A Prayer For The Dying is a melodramatic romantic action thriller following IRA assassin Martin Fallon (Mickey Rourke), a man with a brutal path in life whose long buried conscience surfaces after an explosives mission goes awry, resulting in the death of schoolchildren aboard a bus. It’s a bold scene to start a film with, and in every instance after it Fallon has a haunted frenzy about him, clearly damaged by what he did and saw. As if that weren’t enough, he now finds himself compelled to murder a priest (Bob Hoskins) who witnessed one of his militant crimes. Fallon spends a lot of time hesitating, and in that hesitation he strikes up a romance with the Hoskins’s blind daughter (Sammi Davis), finding sanctuary and a modicum of redemption with the two of them. A lot of nasty people from his past are looking for him though, including his amoral former partner (Liam Neeson), an evil British crime kingpin (the great Alan Bates) and the kingpin’s murderous brat of a son (Christopher Fulford). Obligatory shootouts, personal and religious angst, sappy sentiment and dodgy accents, particularly from Rourke, ensue. He can blend into a lot of roles and pull off a lot of different characters, but it seems an Irish accent is a stretch, and it shows. As the character of Fallon himself, ethnicity aside, he does a bang up job though. Bates is razor focused in playing anyone, and his villain here is a spidery creepo. Neeson is young and doesn’t get much to do except hassle Rourke, but their confrontations are nicely done by both parties. Director Mike Hodges, whose other work I’ve never really seen, seems to like slow and deliberate action scenes, very old world and sometimes repetitive, but entertaining nonetheless. Not the best IRA thriller out there (most of the events here have little to do with the movement anyway, and focus more on Fallon), but a decent way to spend a couple hours.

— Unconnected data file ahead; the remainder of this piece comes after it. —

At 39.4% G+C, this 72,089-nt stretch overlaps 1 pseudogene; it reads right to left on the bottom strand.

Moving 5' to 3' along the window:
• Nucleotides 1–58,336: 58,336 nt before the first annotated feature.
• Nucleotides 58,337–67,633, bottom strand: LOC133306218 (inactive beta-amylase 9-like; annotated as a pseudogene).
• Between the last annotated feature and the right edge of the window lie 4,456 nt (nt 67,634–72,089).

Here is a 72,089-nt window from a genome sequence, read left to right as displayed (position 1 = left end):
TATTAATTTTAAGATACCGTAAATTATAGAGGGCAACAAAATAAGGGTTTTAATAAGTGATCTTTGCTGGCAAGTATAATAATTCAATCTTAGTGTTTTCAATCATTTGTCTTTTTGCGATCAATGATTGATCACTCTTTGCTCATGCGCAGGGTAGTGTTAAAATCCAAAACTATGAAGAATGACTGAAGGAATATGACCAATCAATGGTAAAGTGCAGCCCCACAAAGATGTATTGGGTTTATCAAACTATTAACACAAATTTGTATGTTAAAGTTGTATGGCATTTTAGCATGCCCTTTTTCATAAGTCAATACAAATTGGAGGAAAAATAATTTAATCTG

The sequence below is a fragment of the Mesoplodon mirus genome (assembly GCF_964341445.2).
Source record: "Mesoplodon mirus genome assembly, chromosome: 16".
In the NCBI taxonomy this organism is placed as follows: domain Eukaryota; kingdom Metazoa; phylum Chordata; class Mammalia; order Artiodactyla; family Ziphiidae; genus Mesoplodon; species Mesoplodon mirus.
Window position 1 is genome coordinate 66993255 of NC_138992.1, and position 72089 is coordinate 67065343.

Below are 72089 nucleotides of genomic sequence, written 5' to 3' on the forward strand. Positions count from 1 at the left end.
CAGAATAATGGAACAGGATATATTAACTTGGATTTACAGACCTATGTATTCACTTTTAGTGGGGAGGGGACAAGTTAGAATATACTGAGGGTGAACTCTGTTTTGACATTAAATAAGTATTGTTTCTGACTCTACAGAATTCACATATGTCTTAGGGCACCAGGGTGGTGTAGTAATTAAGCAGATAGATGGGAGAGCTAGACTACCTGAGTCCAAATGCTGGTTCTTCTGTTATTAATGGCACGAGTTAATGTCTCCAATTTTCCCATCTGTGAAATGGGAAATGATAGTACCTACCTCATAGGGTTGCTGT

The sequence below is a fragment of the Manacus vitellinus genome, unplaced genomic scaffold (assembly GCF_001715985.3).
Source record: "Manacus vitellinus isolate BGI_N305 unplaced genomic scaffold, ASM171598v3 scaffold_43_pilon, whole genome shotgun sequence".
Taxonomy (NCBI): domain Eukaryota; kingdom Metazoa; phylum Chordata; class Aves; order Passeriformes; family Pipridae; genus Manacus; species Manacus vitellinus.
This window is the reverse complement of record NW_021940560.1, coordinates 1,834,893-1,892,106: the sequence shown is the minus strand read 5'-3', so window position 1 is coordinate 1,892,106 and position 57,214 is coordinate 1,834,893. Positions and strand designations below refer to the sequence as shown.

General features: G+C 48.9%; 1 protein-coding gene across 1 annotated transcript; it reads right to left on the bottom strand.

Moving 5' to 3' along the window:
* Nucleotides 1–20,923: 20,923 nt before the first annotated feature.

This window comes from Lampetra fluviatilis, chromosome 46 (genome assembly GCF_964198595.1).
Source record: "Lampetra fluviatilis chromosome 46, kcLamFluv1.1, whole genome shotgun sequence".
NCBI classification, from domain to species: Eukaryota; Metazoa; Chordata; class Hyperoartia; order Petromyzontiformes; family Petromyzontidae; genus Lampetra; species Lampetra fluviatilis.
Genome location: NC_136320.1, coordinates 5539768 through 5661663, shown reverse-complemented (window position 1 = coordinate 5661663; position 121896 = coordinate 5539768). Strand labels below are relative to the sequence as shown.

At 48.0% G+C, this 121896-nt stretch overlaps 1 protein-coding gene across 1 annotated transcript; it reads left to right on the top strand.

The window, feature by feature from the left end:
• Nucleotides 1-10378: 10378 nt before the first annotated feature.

I’ve long been a fan of the work of Richard Lester. Petulia, Juggernaut, Robin and Marian, Superman II, The Three Musketeers, and The Four Musketeers are films I adore, and I’ll admit to having a soft spot (mostly due to childhood nostalgia) for Superman III. He was a filmmaker who was always interested in mixing tones (especially comedy with action), and I love the chaotic, almost frenetic sense of mise-en-scene that his movies frequently exhibited. I’m eager to check out th…e films of his that I’ve missed; he was always a filmmaker you couldn’t truly pin down, and it’s no surprise that a subversive talent like Steven Soderbergh would hold Lester in such high regard. One of his most asinine pictures, the 1975 slapstick swashbuckler Royal Flash, is easily one of the most ridiculous movies I’ve ever seen. It’s wonderfully cheeky fun, super clownish at all times, very light and spastic, with a pricelessly funny lead performance from Malcom McDowell as Captain Harry Flashman, a sniveling and humorous Oliver Reed, and as usual, Lester totally filled the frame with so much detail and action and energy that it’s literally impossible not to enjoy yourself on some level with this bit of lunacy. It’s undoubtedly minor, but so entertaining and a further reminder that Lester was a filmmaker capable of balancing various qualities and ideas in his work. One minute, the film feels mildly amateurish, with weird sound work and sped up film processing and strange acting on the part of background extras, and then the next scene is one that’s gorgeously appointed, with terrific vistas and epic sweep and great use of light and composition (the great Geoffrey Unsworth was the cinematographer). McDowell plays a good-hearted rapscallion serving in the British army who blunders his way from one situation to the next, always appearing to be the victor, despite his oafish manner and continual stroke of good luck. Alan Bates shows up for some hearty laughs, and the film is just one gag after another involving duplicity, impersonation, revenge, sexual mischief, and tons of terrifically staged sword fighting and general fisticuffs. There’s also a gag atop a bridge that sort of defies technical logic, especially given the era that this film was produced during. The Twilight Time Blu-ray is crisp and clean and offers a solid assortment of extras. A true pisser of the likes we never get anymore, Royal Flash is tons of fun.